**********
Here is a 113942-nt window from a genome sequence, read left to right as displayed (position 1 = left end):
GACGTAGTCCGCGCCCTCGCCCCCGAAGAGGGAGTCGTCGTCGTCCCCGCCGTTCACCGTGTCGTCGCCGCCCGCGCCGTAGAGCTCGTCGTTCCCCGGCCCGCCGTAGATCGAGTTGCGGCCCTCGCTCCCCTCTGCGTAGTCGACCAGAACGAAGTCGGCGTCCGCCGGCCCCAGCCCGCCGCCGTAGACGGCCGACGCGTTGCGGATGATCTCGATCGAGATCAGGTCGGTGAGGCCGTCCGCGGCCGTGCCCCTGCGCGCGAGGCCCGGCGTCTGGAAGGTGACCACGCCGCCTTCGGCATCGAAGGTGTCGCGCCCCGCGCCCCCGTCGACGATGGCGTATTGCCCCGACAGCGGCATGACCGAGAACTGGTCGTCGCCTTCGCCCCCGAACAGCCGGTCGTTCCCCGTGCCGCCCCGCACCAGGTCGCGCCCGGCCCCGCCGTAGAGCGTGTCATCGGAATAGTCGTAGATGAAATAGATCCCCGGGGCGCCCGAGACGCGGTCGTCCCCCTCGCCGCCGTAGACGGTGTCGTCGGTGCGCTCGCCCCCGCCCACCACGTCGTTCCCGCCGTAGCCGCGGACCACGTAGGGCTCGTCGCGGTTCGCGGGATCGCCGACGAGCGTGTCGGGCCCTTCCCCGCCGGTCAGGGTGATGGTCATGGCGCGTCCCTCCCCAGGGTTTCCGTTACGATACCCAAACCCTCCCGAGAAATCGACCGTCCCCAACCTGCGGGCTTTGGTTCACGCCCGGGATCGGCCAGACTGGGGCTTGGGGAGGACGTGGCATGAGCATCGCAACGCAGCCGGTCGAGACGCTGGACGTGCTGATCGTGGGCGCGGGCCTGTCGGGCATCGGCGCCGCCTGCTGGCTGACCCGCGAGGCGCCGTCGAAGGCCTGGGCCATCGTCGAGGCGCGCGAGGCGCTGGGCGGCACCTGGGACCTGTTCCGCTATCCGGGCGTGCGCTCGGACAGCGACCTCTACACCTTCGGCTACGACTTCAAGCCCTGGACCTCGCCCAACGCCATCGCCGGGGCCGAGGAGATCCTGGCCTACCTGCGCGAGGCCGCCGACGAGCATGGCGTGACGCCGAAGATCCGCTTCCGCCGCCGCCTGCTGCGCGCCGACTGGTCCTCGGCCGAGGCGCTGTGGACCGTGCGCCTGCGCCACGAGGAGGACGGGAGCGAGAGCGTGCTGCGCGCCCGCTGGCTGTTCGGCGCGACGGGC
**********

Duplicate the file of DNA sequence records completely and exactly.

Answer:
Here is a 113942-nt window from a genome sequence, read left to right as displayed (position 1 = left end):
GACGTAGTCCGCGCCCTCGCCCCCGAAGAGGGAGTCGTCGTCGTCCCCGCCGTTCACCGTGTCGTCGCCGCCCGCGCCGTAGAGCTCGTCGTTCCCCGGCCCGCCGTAGATCGAGTTGCGGCCCTCGCTCCCCTCTGCGTAGTCGACCAGAACGAAGTCGGCGTCCGCCGGCCCCAGCCCGCCGCCGTAGACGGCCGACGCGTTGCGGATGATCTCGATCGAGATCAGGTCGGTGAGGCCGTCCGCGGCCGTGCCCCTGCGCGCGAGGCCCGGCGTCTGGAAGGTGACCACGCCGCCTTCGGCATCGAAGGTGTCGCGCCCCGCGCCCCCGTCGACGATGGCGTATTGCCCCGACAGCGGCATGACCGAGAACTGGTCGTCGCCTTCGCCCCCGAACAGCCGGTCGTTCCCCGTGCCGCCCCGCACCAGGTCGCGCCCGGCCCCGCCGTAGAGCGTGTCATCGGAATAGTCGTAGATGAAATAGATCCCCGGGGCGCCCGAGACGCGGTCGTCCCCCTCGCCGCCGTAGACGGTGTCGTCGGTGCGCTCGCCCCCGCCCACCACGTCGTTCCCGCCGTAGCCGCGGACCACGTAGGGCTCGTCGCGGTTCGCGGGATCGCCGACGAGCGTGTCGGGCCCTTCCCCGCCGGTCAGGGTGATGGTCATGGCGCGTCCCTCCCCAGGGTTTCCGTTACGATACCCAAACCCTCCCGAGAAATCGACCGTCCCCAACCTGCGGGCTTTGGTTCACGCCCGGGATCGGCCAGACTGGGGCTTGGGGAGGACGTGGCATGAGCATCGCAACGCAGCCGGTCGAGACGCTGGACGTGCTGATCGTGGGCGCGGGCCTGTCGGGCATCGGCGCCGCCTGCTGGCTGACCCGCGAGGCGCCGTCGAAGGCCTGGGCCATCGTCGAGGCGCGCGAGGCGCTGGGCGGCACCTGGGACCTGTTCCGCTATCCGGGCGTGCGCTCGGACAGCGACCTCTACACCTTCGGCTACGACTTCAAGCCCTGGACCTCGCCCAACGCCATCGCCGGGGCCGAGGAGATCCTGGCCTACCTGCGCGAGGCCGCCGACGAGCATGGCGTGACGCCGAAGATCCGCTTCCGCCGCCGCCTGCTGCGCGCCGACTGGTCCTCGGCCGAGGCGCTGTGGACCGTGCGCCTGCGCCACGAGGAGGACGGGAGCGAGAGCGTGCTGCGCGCCCGCTGGCTGTTCGGCGCGACGGGC